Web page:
Shift of priorities

(Andrea Bárcenas/AQ)

Colleen Kitts-Goguen, 53, married with kids, started university again last year. She worried she wasn’t smart enough and that St. Thomas University students wouldn’t accept her.

(Andrea Bárcenas/AQ)
(Andrea Bárcenas/AQ)

“I felt tremendous support from the professors, and really embraced by the students,” said the communications major.

The fill-in host for CBC’s Shift wasn’t always confident in her abilities. Her insecurities derailed her first attempt at a university degree, an English degree at Mount Allison.

“I just didn’t feel like I belonged there. I didn’t feel like I was smart enough.”

Kitts-Goguen was overwhelmed early on. She did well in high school receiving academic scholarships, and was allowed to skip her first year. But she didn’t quite fit in. No one in her family had received a university degree.

“The kids would talk about things I had no frame of reference. My family didn’t have a new car and we didn’t go on skiing trips,” she said. “There are all those things you don’t grow up with. When you go to university and you’re surrounded by people who all have that background, I found it daunting.”

Her father struggled with alcoholism, leaving her mother to take care of five children in the 1960s – a time, Kitts-Goguen explains, that wasn’t too kind to people in need. Her mother was recovering from tuberculosis and needed help, but because she was married it was hard to get help. There was a stigma about people on welfare, she said.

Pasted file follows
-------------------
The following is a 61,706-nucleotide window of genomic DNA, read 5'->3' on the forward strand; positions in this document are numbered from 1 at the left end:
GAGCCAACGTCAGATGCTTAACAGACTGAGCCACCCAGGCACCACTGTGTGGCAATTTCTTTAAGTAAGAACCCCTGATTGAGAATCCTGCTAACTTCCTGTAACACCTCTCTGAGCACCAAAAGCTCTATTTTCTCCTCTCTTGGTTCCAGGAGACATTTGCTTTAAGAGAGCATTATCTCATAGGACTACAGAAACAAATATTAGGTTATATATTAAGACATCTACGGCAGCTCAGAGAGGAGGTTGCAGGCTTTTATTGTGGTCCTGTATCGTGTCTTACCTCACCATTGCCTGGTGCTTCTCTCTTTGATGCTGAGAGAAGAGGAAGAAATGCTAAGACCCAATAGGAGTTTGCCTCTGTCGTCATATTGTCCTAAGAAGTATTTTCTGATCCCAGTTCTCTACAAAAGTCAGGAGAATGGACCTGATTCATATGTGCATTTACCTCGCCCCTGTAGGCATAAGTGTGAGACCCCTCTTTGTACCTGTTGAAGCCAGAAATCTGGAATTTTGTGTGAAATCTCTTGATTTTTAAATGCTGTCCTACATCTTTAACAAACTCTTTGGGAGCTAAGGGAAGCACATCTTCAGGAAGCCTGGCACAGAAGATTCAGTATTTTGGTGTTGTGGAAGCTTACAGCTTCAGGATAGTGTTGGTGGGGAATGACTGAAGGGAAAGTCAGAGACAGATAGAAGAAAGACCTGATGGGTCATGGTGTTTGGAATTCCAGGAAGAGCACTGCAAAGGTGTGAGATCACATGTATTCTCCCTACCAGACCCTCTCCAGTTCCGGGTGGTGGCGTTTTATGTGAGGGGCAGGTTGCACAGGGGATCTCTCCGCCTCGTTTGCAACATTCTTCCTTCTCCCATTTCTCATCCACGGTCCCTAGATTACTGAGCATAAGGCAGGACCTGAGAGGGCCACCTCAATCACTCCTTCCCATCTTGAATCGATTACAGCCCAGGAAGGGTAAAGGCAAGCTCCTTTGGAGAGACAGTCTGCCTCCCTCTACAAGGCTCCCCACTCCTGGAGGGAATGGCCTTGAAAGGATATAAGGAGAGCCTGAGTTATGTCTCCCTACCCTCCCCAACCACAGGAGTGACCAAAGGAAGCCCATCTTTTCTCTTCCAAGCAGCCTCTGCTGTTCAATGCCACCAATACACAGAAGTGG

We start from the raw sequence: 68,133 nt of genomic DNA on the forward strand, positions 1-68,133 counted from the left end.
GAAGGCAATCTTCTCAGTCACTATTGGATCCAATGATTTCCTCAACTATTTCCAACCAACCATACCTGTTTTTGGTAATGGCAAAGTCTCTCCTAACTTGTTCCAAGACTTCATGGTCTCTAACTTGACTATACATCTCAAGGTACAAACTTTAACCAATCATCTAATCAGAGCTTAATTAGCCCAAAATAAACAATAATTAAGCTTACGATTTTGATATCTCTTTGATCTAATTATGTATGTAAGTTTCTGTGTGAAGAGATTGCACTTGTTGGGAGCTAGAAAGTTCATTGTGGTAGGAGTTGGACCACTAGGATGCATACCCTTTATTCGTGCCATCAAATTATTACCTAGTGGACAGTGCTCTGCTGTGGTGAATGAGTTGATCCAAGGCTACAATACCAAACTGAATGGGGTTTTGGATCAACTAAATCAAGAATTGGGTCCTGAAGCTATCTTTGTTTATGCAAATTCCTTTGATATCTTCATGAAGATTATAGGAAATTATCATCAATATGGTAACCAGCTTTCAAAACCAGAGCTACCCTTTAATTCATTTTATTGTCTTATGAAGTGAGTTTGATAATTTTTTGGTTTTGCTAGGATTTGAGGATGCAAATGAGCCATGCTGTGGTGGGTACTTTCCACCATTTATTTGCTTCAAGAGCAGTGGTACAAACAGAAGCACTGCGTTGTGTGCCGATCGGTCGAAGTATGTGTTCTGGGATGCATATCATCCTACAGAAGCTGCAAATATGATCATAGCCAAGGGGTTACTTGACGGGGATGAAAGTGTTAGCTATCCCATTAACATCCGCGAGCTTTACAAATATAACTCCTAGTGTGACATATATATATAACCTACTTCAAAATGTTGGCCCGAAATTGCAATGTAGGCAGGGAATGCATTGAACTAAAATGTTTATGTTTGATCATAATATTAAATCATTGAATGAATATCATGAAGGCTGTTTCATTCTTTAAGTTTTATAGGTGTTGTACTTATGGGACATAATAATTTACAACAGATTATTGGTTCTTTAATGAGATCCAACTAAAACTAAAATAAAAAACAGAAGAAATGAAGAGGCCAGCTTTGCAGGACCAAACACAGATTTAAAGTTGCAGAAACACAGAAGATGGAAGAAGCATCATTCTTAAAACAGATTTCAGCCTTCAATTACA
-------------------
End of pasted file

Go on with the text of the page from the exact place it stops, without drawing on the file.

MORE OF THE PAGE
“It makes you feel less than others even though there’s no evidence. There’s no reason to feel that way.”

Goguen didn’t quite fit in with her middle-class classmates, so she left for broadcast school, attending Fanshawe College in London, Ont. and receiving a diploma in broadcast journalism. In the early 1980s she was hired by CBC-Radio’s Information Morning Moncton and her insecurities crept back.

“I never thought I was very good at what I did. Even though I did it for four or five years,” said Goguen. “I felt inadequate at the job.”

She said many journalists struggle with insecurity. Sometimes it comes off as over-confidence, but the competitive nature of most newsrooms leads many to struggle.

“I never felt like I earned it. I never felt like I deserved it.”

Kitts-Goguen got the hosting job in her early 20s, a job most don’t achieve until their 40s. She was happy to have the job, but then became pregnant with her first son.

“I felt a bit of relief. I thought, ‘OK I’m not gonna go back to work,’” she said. “I didn’t think I was good enough for the job to begin with, so it was a bit of relief.”

Kitts-Goguen would later have two more sons, university aged now, who have struggled with bouts of clinical depression and anxiety. Goguen made the decision to try to overcome her own battles.

“Part of me was setting an example for them (her sons), but really it was about proving to myself that I could do it.”

She contacted Phillip Lee, a journalism professor at St. Thomas University, who told her they would do all they could to help her succeed.

“I have felt tremendous support from the professors, and really embraced by the students.”

She couldn’t hold back tears when she remembered the students in Lee’s print class last year. They valued her opinion and input. She said a few of them told her she was their Fredericton mom. They grasp things quickly and, in a way, helped her validate herself.

“I always needed, and probably still do to a certain extent, the validation of others to tell me I’m doing OK. That’s tricky. You should be able to know within yourself what your worth is,” she said. “Knowing your own worth is important.”

While Goguen still struggles with self-validation from time to time, she’s dreaming about graduation next year.

“I want to go to graduation. I want to wear the gown. I want that whole experience because I never had it,” she said. “I want to be able to put my degree on the wall.”



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